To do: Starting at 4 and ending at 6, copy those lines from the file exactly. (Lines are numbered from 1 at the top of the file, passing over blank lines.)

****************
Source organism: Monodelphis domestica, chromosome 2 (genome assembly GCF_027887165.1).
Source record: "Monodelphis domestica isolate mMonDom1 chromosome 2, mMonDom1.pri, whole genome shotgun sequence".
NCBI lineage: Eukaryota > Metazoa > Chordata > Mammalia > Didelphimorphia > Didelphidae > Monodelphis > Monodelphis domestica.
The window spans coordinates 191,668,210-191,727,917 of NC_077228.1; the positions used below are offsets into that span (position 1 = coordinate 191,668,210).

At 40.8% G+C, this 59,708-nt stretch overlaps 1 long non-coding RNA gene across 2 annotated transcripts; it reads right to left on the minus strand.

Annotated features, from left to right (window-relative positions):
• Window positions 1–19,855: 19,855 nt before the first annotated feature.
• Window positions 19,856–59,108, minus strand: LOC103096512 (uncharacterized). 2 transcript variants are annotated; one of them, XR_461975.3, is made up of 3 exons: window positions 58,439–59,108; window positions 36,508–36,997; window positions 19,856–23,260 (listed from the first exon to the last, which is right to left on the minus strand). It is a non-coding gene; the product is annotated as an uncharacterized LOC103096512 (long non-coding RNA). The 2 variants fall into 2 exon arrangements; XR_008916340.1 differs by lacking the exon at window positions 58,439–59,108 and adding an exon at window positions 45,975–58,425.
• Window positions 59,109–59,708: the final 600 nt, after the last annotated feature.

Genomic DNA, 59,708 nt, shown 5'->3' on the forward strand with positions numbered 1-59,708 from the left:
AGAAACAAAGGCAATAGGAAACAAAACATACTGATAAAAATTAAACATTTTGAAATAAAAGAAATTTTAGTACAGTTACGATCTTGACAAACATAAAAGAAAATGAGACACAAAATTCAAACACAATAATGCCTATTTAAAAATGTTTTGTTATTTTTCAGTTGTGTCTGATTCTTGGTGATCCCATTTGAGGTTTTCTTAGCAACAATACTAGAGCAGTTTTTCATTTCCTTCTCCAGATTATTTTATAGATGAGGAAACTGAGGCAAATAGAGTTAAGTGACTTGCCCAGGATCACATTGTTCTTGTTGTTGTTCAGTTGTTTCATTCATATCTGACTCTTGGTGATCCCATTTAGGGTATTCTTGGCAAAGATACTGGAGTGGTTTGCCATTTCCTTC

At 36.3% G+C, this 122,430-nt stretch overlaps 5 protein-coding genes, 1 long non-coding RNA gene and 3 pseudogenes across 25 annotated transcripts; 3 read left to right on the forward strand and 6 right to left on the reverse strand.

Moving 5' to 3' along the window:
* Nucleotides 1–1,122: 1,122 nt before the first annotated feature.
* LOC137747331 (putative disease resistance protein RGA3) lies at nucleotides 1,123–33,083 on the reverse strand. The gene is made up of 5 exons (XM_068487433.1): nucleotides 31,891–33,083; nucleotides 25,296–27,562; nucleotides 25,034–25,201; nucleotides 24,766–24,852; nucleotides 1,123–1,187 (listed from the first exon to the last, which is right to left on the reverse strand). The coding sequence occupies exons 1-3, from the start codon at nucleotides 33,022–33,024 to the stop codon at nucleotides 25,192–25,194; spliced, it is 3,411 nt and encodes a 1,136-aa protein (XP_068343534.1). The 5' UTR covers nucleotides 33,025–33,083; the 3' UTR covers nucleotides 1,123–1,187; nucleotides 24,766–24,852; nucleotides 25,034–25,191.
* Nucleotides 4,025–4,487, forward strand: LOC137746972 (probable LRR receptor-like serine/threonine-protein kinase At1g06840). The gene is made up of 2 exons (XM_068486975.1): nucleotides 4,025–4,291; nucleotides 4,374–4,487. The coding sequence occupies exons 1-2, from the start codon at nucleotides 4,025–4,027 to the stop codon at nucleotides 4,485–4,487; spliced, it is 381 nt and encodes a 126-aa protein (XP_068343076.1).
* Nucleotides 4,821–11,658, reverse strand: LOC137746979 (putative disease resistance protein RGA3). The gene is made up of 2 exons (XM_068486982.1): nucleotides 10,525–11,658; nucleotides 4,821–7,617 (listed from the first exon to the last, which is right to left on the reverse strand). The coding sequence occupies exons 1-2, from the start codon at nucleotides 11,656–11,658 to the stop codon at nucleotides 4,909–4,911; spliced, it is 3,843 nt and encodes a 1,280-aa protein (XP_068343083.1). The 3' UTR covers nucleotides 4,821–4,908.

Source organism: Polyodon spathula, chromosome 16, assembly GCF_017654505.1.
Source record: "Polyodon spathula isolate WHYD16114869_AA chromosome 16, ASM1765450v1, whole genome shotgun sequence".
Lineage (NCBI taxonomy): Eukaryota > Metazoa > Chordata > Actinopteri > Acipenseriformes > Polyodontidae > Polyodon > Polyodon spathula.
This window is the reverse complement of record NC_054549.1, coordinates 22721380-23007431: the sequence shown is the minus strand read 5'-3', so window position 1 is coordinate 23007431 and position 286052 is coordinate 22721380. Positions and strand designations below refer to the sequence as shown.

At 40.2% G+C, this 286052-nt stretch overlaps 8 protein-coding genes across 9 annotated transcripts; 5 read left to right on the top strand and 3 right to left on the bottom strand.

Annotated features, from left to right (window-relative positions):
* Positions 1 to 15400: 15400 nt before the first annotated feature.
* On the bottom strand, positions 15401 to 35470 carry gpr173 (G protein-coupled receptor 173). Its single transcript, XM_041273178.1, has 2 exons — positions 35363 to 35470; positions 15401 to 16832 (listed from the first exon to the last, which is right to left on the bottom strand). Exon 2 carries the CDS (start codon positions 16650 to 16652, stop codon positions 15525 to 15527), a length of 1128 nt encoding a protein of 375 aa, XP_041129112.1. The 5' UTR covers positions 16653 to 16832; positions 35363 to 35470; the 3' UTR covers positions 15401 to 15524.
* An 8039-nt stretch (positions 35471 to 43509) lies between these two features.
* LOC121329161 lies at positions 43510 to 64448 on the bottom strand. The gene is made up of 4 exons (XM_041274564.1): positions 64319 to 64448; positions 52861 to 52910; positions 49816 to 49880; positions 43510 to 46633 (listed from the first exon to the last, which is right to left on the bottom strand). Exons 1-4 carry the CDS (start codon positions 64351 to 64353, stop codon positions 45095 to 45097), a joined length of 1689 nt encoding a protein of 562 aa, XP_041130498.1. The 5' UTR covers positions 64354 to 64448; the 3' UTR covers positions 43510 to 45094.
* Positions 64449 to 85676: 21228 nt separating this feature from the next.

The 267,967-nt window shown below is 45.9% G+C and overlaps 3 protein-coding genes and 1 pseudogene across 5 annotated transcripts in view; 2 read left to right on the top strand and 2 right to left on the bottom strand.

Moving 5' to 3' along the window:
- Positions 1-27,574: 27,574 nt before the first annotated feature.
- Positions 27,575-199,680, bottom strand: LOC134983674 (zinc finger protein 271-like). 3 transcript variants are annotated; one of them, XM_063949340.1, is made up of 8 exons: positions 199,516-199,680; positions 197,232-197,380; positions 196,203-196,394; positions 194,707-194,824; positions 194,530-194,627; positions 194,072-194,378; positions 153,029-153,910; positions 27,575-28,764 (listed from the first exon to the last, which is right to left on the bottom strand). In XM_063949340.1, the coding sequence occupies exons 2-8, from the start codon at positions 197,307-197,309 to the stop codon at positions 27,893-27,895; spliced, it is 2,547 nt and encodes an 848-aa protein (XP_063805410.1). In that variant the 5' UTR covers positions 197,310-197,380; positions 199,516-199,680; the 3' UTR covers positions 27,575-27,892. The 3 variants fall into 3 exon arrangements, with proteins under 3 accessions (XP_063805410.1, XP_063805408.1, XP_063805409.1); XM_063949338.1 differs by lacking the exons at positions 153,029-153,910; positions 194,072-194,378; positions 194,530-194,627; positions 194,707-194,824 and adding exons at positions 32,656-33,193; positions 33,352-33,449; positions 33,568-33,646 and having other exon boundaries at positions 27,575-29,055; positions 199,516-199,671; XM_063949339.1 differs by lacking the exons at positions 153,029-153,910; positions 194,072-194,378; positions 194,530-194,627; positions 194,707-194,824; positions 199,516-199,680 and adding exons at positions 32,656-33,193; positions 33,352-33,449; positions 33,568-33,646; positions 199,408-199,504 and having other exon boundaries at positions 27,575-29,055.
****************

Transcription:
The window spans coordinates 191,668,210-191,727,917 of NC_077228.1; the positions used below are offsets into that span (position 1 = coordinate 191,668,210).

At 40.8% G+C, this 59,708-nt stretch overlaps 1 long non-coding RNA gene across 2 annotated transcripts; it reads right to left on the minus strand.

Annotated features, from left to right (window-relative positions):